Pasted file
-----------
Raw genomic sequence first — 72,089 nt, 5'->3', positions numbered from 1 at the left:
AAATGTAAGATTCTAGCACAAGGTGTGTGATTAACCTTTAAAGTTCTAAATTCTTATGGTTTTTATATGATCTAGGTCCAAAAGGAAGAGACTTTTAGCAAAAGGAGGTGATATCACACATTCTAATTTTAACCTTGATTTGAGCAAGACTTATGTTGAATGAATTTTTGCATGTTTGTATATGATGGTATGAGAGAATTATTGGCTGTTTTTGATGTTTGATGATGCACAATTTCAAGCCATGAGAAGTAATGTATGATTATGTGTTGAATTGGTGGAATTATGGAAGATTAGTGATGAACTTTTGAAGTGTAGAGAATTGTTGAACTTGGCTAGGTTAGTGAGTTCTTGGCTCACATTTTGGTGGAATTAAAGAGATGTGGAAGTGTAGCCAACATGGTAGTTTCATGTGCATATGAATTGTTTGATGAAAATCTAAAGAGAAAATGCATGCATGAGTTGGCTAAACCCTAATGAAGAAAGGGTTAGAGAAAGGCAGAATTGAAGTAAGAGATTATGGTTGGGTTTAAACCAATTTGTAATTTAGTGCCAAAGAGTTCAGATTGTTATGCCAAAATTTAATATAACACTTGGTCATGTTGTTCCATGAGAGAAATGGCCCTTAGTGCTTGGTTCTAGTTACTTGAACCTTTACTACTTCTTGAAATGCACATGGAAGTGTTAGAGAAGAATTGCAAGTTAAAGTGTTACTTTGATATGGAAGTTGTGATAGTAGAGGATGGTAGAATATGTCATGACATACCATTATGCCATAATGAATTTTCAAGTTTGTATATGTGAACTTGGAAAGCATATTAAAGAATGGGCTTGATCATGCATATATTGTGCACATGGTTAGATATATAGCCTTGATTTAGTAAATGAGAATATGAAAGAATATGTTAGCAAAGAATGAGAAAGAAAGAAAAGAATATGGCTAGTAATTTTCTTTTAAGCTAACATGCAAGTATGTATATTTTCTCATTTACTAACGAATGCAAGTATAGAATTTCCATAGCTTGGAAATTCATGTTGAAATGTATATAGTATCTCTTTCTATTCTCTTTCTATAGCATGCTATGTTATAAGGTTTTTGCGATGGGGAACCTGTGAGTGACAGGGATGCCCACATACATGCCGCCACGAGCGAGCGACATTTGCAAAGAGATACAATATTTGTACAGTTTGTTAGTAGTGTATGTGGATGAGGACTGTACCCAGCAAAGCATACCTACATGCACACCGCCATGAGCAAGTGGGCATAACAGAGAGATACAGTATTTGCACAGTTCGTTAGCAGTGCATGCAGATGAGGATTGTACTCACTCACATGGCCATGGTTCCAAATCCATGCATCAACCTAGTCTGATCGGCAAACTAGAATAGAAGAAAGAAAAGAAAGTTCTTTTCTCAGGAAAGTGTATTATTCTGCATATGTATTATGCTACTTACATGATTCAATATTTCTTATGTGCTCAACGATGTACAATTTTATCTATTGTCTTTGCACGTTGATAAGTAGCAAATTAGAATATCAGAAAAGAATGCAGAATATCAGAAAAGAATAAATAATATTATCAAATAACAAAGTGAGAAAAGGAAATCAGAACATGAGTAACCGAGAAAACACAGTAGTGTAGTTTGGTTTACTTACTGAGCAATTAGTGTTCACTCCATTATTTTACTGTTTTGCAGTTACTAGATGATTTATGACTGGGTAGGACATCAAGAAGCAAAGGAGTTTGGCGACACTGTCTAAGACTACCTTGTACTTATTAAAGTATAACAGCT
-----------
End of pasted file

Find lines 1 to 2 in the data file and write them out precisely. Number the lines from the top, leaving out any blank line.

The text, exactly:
Raw genomic sequence first — 72,089 nt, 5'->3', positions numbered from 1 at the left:
AAATGTAAGATTCTAGCACAAGGTGTGTGATTAACCTTTAAAGTTCTAAATTCTTATGGTTTTTATATGATCTAGGTCCAAAAGGAAGAGACTTTTAGCAAAAGGAGGTGATATCACACATTCTAATTTTAACCTTGATTTGAGCAAGACTTATGTTGAATGAATTTTTGCATGTTTGTATATGATGGTATGAGAGAATTATTGGCTGTTTTTGATGTTTGATGATGCACAATTTCAAGCCATGAGAAGTAATGTATGATTATGTGTTGAATTGGTGGAATTATGGAAGATTAGTGATGAACTTTTGAAGTGTAGAGAATTGTTGAACTTGGCTAGGTTAGTGAGTTCTTGGCTCACATTTTGGTGGAATTAAAGAGATGTGGAAGTGTAGCCAACATGGTAGTTTCATGTGCATATGAATTGTTTGATGAAAATCTAAAGAGAAAATGCATGCATGAGTTGGCTAAACCCTAATGAAGAAAGGGTTAGAGAAAGGCAGAATTGAAGTAAGAGATTATGGTTGGGTTTAAACCAATTTGTAATTTAGTGCCAAAGAGTTCAGATTGTTATGCCAAAATTTAATATAACACTTGGTCATGTTGTTCCATGAGAGAAATGGCCCTTAGTGCTTGGTTCTAGTTACTTGAACCTTTACTACTTCTTGAAATGCACATGGAAGTGTTAGAGAAGAATTGCAAGTTAAAGTGTTACTTTGATATGGAAGTTGTGATAGTAGAGGATGGTAGAATATGTCATGACATACCATTATGCCATAATGAATTTTCAAGTTTGTATATGTGAACTTGGAAAGCATATTAAAGAATGGGCTTGATCATGCATATATTGTGCACATGGTTAGATATATAGCCTTGATTTAGTAAATGAGAATATGAAAGAATATGTTAGCAAAGAATGAGAAAGAAAGAAAAGAATATGGCTAGTAATTTTCTTTTAAGCTAACATGCAAGTATGTATATTTTCTCATTTACTAACGAATGCAAGTATAGAATTTCCATAGCTTGGAAATTCATGTTGAAATGTATATAGTATCTCTTTCTATTCTCTTTCTATAGCATGCTATGTTATAAGGTTTTTGCGATGGGGAACCTGTGAGTGACAGGGATGCCCACATACATGCCGCCACGAGCGAGCGACATTTGCAAAGAGATACAATATTTGTACAGTTTGTTAGTAGTGTATGTGGATGAGGACTGTACCCAGCAAAGCATACCTACATGCACACCGCCATGAGCAAGTGGGCATAACAGAGAGATACAGTATTTGCACAGTTCGTTAGCAGTGCATGCAGATGAGGATTGTACTCACTCACATGGCCATGGTTCCAAATCCATGCATCAACCTAGTCTGATCGGCAAACTAGAATAGAAGAAAGAAAAGAAAGTTCTTTTCTCAGGAAAGTGTATTATTCTGCATATGTATTATGCTACTTACATGATTCAATATTTCTTATGTGCTCAACGATGTACAATTTTATCTATTGTCTTTGCACGTTGATAAGTAGCAAATTAGAATATCAGAAAAGAATGCAGAATATCAGAAAAGAATAAATAATATTATCAAATAACAAAGTGAGAAAAGGAAATCAGAACATGAGTAACCGAGAAAACACAGTAGTGTAGTTTGGTTTACTTACTGAGCAATTAGTGTTCACTCCATTATTTTACTGTTTTGCAGTTACTAGATGATTTATGACTGGGTAGGACATCAAGAAGCAAAGGAGTTTGGCGACACTGTCTAAGACTACCTTGTACTTATTAAAGTATAACAGCT